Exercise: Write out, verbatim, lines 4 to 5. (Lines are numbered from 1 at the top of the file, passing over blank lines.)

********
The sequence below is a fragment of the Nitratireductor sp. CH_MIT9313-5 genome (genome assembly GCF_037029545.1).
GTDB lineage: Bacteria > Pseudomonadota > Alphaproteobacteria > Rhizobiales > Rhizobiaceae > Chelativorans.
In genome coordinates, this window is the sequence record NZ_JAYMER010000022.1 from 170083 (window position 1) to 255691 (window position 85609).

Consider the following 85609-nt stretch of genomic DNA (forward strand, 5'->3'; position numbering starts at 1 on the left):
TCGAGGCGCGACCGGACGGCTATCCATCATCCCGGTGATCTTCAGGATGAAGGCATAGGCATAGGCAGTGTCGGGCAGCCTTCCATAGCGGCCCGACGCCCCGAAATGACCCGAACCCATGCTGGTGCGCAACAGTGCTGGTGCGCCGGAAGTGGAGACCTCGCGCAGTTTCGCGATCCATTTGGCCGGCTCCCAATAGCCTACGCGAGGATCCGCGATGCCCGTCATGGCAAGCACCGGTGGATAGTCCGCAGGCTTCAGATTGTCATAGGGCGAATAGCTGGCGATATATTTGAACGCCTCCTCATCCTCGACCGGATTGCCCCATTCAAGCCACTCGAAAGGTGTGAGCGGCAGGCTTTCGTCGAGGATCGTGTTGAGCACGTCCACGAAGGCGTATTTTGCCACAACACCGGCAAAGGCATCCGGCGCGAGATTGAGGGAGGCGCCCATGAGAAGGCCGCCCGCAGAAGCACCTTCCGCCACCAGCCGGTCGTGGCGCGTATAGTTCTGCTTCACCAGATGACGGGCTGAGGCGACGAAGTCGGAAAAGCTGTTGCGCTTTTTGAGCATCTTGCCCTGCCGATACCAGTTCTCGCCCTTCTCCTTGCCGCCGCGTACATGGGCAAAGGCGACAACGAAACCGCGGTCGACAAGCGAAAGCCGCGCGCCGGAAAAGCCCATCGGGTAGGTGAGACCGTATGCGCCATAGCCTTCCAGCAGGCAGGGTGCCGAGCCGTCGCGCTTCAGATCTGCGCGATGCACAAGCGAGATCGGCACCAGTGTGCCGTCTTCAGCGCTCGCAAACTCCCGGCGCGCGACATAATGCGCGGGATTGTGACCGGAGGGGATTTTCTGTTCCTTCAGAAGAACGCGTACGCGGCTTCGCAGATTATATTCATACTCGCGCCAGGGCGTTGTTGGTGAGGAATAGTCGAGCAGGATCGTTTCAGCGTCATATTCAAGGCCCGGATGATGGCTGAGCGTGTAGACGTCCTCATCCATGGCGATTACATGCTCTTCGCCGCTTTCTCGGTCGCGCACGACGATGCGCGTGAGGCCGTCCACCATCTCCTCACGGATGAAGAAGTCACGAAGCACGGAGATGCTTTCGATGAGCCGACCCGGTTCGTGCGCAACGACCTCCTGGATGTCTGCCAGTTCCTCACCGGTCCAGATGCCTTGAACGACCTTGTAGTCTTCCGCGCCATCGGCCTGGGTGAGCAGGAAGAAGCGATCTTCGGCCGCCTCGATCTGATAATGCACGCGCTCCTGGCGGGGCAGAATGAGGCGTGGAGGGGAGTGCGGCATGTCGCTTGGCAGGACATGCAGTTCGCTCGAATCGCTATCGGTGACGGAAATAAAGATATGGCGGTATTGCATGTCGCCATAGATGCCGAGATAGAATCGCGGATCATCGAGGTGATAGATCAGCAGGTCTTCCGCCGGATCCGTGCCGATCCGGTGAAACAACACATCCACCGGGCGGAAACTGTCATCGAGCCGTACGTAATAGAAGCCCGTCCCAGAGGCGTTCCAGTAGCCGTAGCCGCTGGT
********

Consider the following 85609-nt stretch of genomic DNA (forward strand, 5'->3'; position numbering starts at 1 on the left):
TCGAGGCGCGACCGGACGGCTATCCATCATCCCGGTGATCTTCAGGATGAAGGCATAGGCATAGGCAGTGTCGGGCAGCCTTCCATAGCGGCCCGACGCCCCGAAATGACCCGAACCCATGCTGGTGCGCAACAGTGCTGGTGCGCCGGAAGTGGAGACCTCGCGCAGTTTCGCGATCCATTTGGCCGGCTCCCAATAGCCTACGCGAGGATCCGCGATGCCCGTCATGGCAAGCACCGGTGGATAGTCCGCAGGCTTCAGATTGTCATAGGGCGAATAGCTGGCGATATATTTGAACGCCTCCTCATCCTCGACCGGATTGCCCCATTCAAGCCACTCGAAAGGTGTGAGCGGCAGGCTTTCGTCGAGGATCGTGTTGAGCACGTCCACGAAGGCGTATTTTGCCACAACACCGGCAAAGGCATCCGGCGCGAGATTGAGGGAGGCGCCCATGAGAAGGCCGCCCGCAGAAGCACCTTCCGCCACCAGCCGGTCGTGGCGCGTATAGTTCTGCTTCACCAGATGACGGGCTGAGGCGACGAAGTCGGAAAAGCTGTTGCGCTTTTTGAGCATCTTGCCCTGCCGATACCAGTTCTCGCCCTTCTCCTTGCCGCCGCGTACATGGGCAAAGGCGACAACGAAACCGCGGTCGACAAGCGAAAGCCGCGCGCCGGAAAAGCCCATCGGGTAGGTGAGACCGTATGCGCCATAGCCTTCCAGCAGGCAGGGTGCCGAGCCGTCGCGCTTCAGATCTGCGCGATGCACAAGCGAGATCGGCACCAGTGTGCCGTCTTCAGCGCTCGCAAACTCCCGGCGCGCGACATAATGCGCGGGATTGTGACCGGAGGGGATTTTCTGTTCCTTCAGAAGAACGCGTACGCGGCTTCGCAGATTATATTCATACTCGCGCCAGGGCGTTGTTGGTGAGGAATAGTCGAGCAGGATCGTTTCAGCGTCATATTCAAGGCCCGGATGATGGCTGAGCGTGTAGACGTCCTCATCCATGGCGATTACATGCTCTTCGCCGCTTTCTCGGTCGCGCACGACGATGCGCGTGAGGCCGTCCACCATCTCCTCACGGATGAAGAAGTCACGAAGCACGGAGATGCTTTCGATGAGCCGACCCGGTTCGTGCGCAACGACCTCCTGGATGTCTGCCAGTTCCTCACCGGTCCAGATGCCTTGAACGACCTTGTAGTCTTCCGCGCCATCGGCCTGGGTGAGCAGGAAGAAGCGATCTTCGGCCGCCTCGATCTGATAATGCACGCGCTCCTGGCGGGGCAGAATGAGGCGTGGAGGGGAGTGCGGCATGTCGCTTGGCAGGACATGCAGTTCGCTCGAATCGCTATCGGTGACGGAAATAAAGATATGGCGGTATTGCATGTCGCCATAGATGCCGAGATAGAATCGCGGATCATCGAGGTGATAGATCAGCAGGTCTTCCGCCGGATCCGTGCCGATCCGGTGAAACAACACATCCACCGGGCGGAAACTGTCATCGAGCCGTACGTAATAGAAGCCCGTCCCAGAGGCGTTCCAGTAGCCGTAGCCGCTGGT